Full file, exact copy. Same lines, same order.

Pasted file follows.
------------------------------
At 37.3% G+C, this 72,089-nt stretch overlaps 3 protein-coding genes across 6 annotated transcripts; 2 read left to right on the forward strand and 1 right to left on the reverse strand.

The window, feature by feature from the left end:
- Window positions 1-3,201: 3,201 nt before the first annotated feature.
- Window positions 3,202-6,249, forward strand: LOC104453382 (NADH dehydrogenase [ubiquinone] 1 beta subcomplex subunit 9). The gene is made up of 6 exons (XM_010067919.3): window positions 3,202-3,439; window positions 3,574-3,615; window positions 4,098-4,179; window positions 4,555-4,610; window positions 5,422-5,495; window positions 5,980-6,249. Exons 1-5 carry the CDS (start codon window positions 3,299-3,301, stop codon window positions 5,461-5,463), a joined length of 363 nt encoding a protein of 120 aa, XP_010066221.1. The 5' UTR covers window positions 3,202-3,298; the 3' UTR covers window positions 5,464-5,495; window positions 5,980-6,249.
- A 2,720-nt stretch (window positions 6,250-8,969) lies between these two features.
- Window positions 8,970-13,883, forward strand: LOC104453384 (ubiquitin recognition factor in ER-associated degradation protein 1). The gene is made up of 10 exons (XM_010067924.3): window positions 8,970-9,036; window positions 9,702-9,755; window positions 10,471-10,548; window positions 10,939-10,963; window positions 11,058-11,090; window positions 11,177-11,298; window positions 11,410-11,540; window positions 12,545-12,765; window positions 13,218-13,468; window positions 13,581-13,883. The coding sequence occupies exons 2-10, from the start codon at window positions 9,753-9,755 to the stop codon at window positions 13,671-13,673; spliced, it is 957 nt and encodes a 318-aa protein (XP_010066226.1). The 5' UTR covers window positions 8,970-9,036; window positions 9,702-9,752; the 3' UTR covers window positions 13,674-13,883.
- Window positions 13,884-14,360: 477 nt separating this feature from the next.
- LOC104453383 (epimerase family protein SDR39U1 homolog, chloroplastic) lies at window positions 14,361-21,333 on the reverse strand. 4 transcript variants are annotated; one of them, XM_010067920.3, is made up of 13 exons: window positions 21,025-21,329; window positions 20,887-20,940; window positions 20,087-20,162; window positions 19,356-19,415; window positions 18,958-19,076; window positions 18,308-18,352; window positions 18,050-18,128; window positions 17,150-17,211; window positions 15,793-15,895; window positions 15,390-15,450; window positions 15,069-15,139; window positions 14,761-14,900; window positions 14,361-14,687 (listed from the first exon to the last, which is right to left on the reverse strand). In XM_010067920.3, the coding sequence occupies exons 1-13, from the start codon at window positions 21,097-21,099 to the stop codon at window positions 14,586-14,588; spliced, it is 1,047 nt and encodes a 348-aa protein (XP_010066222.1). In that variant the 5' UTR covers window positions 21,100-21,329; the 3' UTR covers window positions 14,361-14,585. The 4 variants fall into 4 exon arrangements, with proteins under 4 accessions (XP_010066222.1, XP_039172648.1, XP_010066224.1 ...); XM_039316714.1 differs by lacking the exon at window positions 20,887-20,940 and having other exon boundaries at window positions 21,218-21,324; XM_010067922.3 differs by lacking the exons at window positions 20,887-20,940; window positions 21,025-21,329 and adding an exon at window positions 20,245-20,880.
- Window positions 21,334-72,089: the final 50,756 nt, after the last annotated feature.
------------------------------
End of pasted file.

At 37.3% G+C, this 72,089-nt stretch overlaps 3 protein-coding genes across 6 annotated transcripts; 2 read left to right on the forward strand and 1 right to left on the reverse strand.

The window, feature by feature from the left end:
- Window positions 1-3,201: 3,201 nt before the first annotated feature.
- Window positions 3,202-6,249, forward strand: LOC104453382 (NADH dehydrogenase [ubiquinone] 1 beta subcomplex subunit 9). The gene is made up of 6 exons (XM_010067919.3): window positions 3,202-3,439; window positions 3,574-3,615; window positions 4,098-4,179; window positions 4,555-4,610; window positions 5,422-5,495; window positions 5,980-6,249. Exons 1-5 carry the CDS (start codon window positions 3,299-3,301, stop codon window positions 5,461-5,463), a joined length of 363 nt encoding a protein of 120 aa, XP_010066221.1. The 5' UTR covers window positions 3,202-3,298; the 3' UTR covers window positions 5,464-5,495; window positions 5,980-6,249.
- A 2,720-nt stretch (window positions 6,250-8,969) lies between these two features.
- Window positions 8,970-13,883, forward strand: LOC104453384 (ubiquitin recognition factor in ER-associated degradation protein 1). The gene is made up of 10 exons (XM_010067924.3): window positions 8,970-9,036; window positions 9,702-9,755; window positions 10,471-10,548; window positions 10,939-10,963; window positions 11,058-11,090; window positions 11,177-11,298; window positions 11,410-11,540; window positions 12,545-12,765; window positions 13,218-13,468; window positions 13,581-13,883. The coding sequence occupies exons 2-10, from the start codon at window positions 9,753-9,755 to the stop codon at window positions 13,671-13,673; spliced, it is 957 nt and encodes a 318-aa protein (XP_010066226.1). The 5' UTR covers window positions 8,970-9,036; window positions 9,702-9,752; the 3' UTR covers window positions 13,674-13,883.
- Window positions 13,884-14,360: 477 nt separating this feature from the next.
- LOC104453383 (epimerase family protein SDR39U1 homolog, chloroplastic) lies at window positions 14,361-21,333 on the reverse strand. 4 transcript variants are annotated; one of them, XM_010067920.3, is made up of 13 exons: window positions 21,025-21,329; window positions 20,887-20,940; window positions 20,087-20,162; window positions 19,356-19,415; window positions 18,958-19,076; window positions 18,308-18,352; window positions 18,050-18,128; window positions 17,150-17,211; window positions 15,793-15,895; window positions 15,390-15,450; window positions 15,069-15,139; window positions 14,761-14,900; window positions 14,361-14,687 (listed from the first exon to the last, which is right to left on the reverse strand). In XM_010067920.3, the coding sequence occupies exons 1-13, from the start codon at window positions 21,097-21,099 to the stop codon at window positions 14,586-14,588; spliced, it is 1,047 nt and encodes a 348-aa protein (XP_010066222.1). In that variant the 5' UTR covers window positions 21,100-21,329; the 3' UTR covers window positions 14,361-14,585. The 4 variants fall into 4 exon arrangements, with proteins under 4 accessions (XP_010066222.1, XP_039172648.1, XP_010066224.1 ...); XM_039316714.1 differs by lacking the exon at window positions 20,887-20,940 and having other exon boundaries at window positions 21,218-21,324; XM_010067922.3 differs by lacking the exons at window positions 20,887-20,940; window positions 21,025-21,329 and adding an exon at window positions 20,245-20,880.
- Window positions 21,334-72,089: the final 50,756 nt, after the last annotated feature.